Chris Metzger is the head coach at Pinecrest High School Southern Pines North (NC).

 

By Chris Metzger

First and foremost it is a honor to represent Pinecrest High School and our football program, specifically our Defensive Coordinator Assistant Head Coach Antwon Murchison and the rest of our defensive staff. These men are outstanding human beings who do a great job of preparing our young men for the contest in between the white lines but more importantly the game of life.

When our staff arrived at Pinecrest in March of 2007 we made a commitment to a two-platoon system so that we could boost the numbers in the program. We made a very intentional effort from Day 1 to put the best players on defense. That is not to say that we have not had good players on offense, but we wanted to hang our hat on defense and special teams. With that being said we run a Bend-But-Don’t-Break defensive package that relies on relentless pursuit and a simple approach so our student athletes are not thinking but playing fast.

As a staff we have been fortunate to be heavily involved in USA Football for the past seven years with National Teams, Regional Development Camps, and as Master Heads Up Trainers in our state. We have two separate tackling circuits that we utilize in season. Below, with the help of Coach Murchison, we give you a breakdown of each day.

We feel very strongly about these circuits as we have had a monstrous decline in concussions on our defense, and also our injuries due to tackling improperly. At the same time we have seen a vast improvement in the decline of our yards after first contact by our opponents. By doing one circuit on Mondays and the other one on Tuesdays in-season, it has really helped us become a more efficient tackling program.

In-Season Monday Tackling Circuit

We focus on three stations with our players broken up by position of Defensive backs, Inside/Outside Linebackers, and Defensive Line. Our staff focuses on always utilizing the same vocal cues with all drill work. All tackling drills will utilize the following buzz words, Breakdown, Buzz, Hit, Shoot, Rip! The defensive staff does a super job of getting the defensive student-athletes fired up about tackling.

Drill 1 Goaline Tackle

This drill is intended to make a quick and aggressive tackle with very little space with a huge point of emphasis being stopping the offense on the goal line. We put a dummy down and have one player act as a runner approximately one foot from the bag. We have cones on both sides of the bag so the defender simulating the runner runs inside of the cone which will be just far enough from the bag so that he can fit through. Coaching Points focus on the defender taking no false steps, keeping his head up, putting his shoulder on the ball and “Ripping” at the point of contact.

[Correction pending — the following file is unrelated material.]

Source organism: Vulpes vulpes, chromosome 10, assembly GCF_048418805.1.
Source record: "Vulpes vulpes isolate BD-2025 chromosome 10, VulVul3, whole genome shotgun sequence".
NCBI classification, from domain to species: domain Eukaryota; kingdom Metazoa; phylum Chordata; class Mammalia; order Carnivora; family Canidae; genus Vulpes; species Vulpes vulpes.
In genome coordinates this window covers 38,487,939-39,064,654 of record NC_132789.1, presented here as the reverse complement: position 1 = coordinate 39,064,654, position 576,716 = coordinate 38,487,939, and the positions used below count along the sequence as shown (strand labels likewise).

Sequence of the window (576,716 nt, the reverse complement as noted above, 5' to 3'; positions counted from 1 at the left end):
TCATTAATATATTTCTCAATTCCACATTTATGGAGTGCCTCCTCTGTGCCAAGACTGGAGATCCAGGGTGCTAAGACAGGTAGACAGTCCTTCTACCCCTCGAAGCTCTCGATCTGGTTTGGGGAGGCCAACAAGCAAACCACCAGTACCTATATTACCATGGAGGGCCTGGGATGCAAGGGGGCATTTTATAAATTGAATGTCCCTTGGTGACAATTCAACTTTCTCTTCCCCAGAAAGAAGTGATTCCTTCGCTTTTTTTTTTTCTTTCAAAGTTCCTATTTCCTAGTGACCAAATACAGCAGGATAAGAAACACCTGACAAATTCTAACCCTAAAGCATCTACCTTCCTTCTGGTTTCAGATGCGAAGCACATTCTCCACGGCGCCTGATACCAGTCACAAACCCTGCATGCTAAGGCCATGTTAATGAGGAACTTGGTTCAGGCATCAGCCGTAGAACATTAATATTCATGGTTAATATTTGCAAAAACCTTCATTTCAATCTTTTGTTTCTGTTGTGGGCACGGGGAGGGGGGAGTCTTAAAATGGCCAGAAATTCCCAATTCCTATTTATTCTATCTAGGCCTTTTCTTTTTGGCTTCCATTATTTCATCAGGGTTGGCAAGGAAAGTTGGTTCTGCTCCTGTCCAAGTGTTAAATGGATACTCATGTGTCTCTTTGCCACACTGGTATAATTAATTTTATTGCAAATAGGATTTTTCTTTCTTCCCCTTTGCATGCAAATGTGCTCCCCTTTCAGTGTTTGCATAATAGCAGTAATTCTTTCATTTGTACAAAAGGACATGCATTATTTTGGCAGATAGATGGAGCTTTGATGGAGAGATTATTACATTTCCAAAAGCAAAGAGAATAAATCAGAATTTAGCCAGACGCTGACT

Drill 2 Rapid Fire Tackle

This drill is a technical, repetition-based, intense drill. Its success is based on having a defender simulating the ball-carrier to be a Servant Leader. We put out four dummies approximately one yard apart. We have a defender simulate the runner. He will have the ball in his outside hand. They will shuffle and then meet in the space between the bags to make a perfect form tackle. The coaching point of emphasis is on having hot feet, shooting arms, near shoulder on the ball, eyes/head up, and having the proper pad level.

Drill 3: Open-Field Tackle Drill

Open-field tackling is perhaps one of the toughest skills to coach/teach a defender. We set this drill up with a 10-by-10 yard square. We start the defender simulating a runner on one side of the square. We coach our defender to close ground on the ball-carrier with a focus on utilizing leverage with regards to the sideline or the rest of his defenders. Key coaching points focus on buzzing your feet a couple yards from the ball-carrier. We also utilize a coaching point of focusing on the ball-carrier’s belly button to hips. As the defender closes the distance we emphasize putting the front of his shoulder pad on the ball. It is a lot more about making the tackle which can sometimes not be pretty in the open field but the key is making the play.

Coaching Point for Monday’s Circuit

Each drill should only take 90 seconds to two minutes with a huge emphasis on fast-paced productive repetitions. We have found that one of the keys is to really coach up the defender simulating the ball-carrier to be a servant leader in that drill.

In-Season Tuesday Tackling Circuit